When she visited the woodworker’s shop, his wife was shocked at the state of the men’s bathroom. She went right down to the hardware store and bought bleach and a toilet brush.
A month later she stopped by again to check on progress, but nothing had changed.
“You’re not using the bleach and toilet brush!”
“Oh, Honey,” he replied, “I tried them, but the paper is so much softer.”
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What is kickback? And how to avoid it.
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In this video I discuss kickback on a table saw. Plus, a cool kickback demonstration!
What Is Table Saw Kickback And Why Is It Dangerous?
Kickback happens when the material you’re cutting binds on the blade, causing the blade to stop and then rapidly spin backwards. The momentum can throw the material back at you with enough force to cause serious injury.
This is why it’s important to be aware of how to avoid table saw kickback, and to take proper safety precautions when using a table saw.
Here are some tips to help you avoid kickback and stay safe:
– Use a push stick or other device to keep your hands away from the blade.
– Never try to free a stuck piece of material with your hands.
– Use a sharp, properly maintained blade. A dull blade can cause kickback.
– Keep the table saw fence aligned with the blade.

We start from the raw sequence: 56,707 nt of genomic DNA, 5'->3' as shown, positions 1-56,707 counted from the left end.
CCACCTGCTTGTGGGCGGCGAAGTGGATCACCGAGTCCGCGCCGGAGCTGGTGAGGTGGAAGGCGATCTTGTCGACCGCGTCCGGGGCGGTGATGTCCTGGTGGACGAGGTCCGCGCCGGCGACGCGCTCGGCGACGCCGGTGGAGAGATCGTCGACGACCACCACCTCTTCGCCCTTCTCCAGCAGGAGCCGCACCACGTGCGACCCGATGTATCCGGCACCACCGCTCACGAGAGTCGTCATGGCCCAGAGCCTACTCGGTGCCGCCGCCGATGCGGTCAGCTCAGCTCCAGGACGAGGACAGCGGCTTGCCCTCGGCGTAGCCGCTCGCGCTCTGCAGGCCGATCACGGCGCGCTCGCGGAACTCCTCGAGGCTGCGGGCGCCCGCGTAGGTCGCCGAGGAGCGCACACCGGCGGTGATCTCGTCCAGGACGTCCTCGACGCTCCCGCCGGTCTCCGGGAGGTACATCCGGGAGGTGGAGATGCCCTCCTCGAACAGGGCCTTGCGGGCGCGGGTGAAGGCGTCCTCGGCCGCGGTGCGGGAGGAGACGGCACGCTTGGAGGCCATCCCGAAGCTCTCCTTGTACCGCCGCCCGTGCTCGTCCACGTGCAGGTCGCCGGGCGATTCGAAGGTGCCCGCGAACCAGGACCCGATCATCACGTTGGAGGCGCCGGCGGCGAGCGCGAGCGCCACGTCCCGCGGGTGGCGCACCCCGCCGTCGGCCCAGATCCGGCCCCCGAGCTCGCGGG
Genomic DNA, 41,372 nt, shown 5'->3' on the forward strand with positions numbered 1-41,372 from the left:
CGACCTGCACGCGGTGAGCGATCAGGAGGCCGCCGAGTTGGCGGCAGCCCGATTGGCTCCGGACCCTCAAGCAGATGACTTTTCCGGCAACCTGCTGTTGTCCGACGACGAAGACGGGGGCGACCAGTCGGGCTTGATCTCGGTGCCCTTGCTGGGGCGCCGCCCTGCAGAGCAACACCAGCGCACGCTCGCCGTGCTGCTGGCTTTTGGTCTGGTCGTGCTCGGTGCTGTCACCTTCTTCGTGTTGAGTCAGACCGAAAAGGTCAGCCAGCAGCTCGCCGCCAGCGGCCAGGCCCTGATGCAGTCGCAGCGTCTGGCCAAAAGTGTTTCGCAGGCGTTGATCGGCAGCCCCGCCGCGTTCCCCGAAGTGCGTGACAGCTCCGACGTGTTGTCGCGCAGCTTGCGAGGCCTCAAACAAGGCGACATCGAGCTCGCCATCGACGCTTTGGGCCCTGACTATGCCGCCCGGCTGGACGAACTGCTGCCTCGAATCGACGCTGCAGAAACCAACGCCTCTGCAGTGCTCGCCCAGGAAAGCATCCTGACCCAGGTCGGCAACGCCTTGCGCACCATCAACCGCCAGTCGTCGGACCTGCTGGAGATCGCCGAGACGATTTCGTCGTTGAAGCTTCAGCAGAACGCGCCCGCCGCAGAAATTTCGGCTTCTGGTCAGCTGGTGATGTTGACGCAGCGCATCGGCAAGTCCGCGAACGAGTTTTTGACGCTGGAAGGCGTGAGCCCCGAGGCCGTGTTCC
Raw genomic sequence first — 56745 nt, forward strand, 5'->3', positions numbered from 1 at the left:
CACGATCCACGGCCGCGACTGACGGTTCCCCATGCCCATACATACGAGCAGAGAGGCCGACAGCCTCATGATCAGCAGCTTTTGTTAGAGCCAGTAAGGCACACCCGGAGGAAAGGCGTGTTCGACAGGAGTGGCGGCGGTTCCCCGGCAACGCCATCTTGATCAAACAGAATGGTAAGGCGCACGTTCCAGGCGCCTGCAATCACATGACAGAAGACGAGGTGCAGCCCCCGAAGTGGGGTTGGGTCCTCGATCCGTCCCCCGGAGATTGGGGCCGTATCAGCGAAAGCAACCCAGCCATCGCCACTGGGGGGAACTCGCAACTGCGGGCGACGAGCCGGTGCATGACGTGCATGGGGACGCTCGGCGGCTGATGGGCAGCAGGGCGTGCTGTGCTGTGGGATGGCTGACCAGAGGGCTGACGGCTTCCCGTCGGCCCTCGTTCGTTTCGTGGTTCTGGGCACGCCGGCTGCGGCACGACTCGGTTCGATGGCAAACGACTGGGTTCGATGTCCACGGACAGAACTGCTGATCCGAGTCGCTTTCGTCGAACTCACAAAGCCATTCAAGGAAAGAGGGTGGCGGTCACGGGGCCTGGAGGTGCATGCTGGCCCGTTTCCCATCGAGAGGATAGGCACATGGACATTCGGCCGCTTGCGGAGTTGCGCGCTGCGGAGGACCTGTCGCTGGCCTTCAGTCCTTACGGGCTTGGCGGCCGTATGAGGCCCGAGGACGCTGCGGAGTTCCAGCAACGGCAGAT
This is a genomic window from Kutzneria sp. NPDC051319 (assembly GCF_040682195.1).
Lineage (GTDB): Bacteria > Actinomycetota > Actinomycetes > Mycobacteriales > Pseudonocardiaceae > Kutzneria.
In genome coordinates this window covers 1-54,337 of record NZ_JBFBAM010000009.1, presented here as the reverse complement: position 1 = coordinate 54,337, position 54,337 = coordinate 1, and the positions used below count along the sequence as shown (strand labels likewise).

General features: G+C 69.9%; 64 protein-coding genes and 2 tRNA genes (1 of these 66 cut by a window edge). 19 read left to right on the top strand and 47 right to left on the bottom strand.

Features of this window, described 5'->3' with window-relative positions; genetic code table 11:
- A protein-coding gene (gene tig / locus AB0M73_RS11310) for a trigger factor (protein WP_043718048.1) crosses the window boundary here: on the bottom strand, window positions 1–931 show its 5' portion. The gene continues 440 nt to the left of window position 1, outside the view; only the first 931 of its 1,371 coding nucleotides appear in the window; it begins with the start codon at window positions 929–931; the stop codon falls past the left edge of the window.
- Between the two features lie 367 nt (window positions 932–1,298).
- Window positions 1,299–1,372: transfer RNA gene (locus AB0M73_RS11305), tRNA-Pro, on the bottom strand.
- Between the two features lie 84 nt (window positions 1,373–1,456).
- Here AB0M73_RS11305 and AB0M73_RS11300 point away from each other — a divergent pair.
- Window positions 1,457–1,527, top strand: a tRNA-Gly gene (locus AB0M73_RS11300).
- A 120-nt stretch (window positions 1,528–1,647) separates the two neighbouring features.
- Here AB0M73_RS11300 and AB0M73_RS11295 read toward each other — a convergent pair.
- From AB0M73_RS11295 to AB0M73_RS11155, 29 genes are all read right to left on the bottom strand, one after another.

– Use proper feeding techniques. Don’t force the material through the blade.
– Be aware of what’s behind the piece of material you’re cutting. Make sure there’s no one or anything that could be hit by a flying piece of material.
By following these safety tips, you can help avoid table saw kickback and stay safe while using your table saw.
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IT COULD HAVE BEEN SO MUCH WORSE My Kickback Injury
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I’m going to take you through a story I never wanted to be able to tell. While rushing in the shop I was hit with kickback from a Table saw leading to 4 stitches in my hand and nearly a day off work. Please watch, pay attention, and learn from my mistakes. Share with those around you who don’t take safety seriously.
How To Identify When Kickback Is Going To Happen
Kickback can occur when the workpiece is grabbed by the blade or if the blade catches on something in the workpiece. If you’re not paying close attention, kickback can happen very suddenly and cause serious injury.
There are a few things you can look for to help identify when kickback is going to happen:
- The workpiece is not level with the table saw surface
- The workpiece is not firmly against the fence
- The blade is dull or damaged
- There is something in the path of the blade (e.g. a nail)
If you can identify kickback before it happens, you can take steps to avoid it.
[Video] 3 Most Common Mistakes
When Setting Up Shop
A woodworking friend of mine shared this video by Ralph Chapman with me that helped him set up his workshop.
The video explains the benefits of Ralph Chapman’s guide about setting up an affordable workshop and avoiding the most common mistakes offers to anyone interested in woodworking.
How To Prevent Table Saw Kickback
Most table saw injuries are caused by kickback. Kickback happens when the blade of the saw catches on something and is flung back toward the operator with great force.
To prevent kickback, never use a dull or damaged blade, never cut anything that’s not flat, and always keep your hands well away from the path of the blade. If you must cut something that’s not flat, use a push stick to keep your hands safely away from the blade.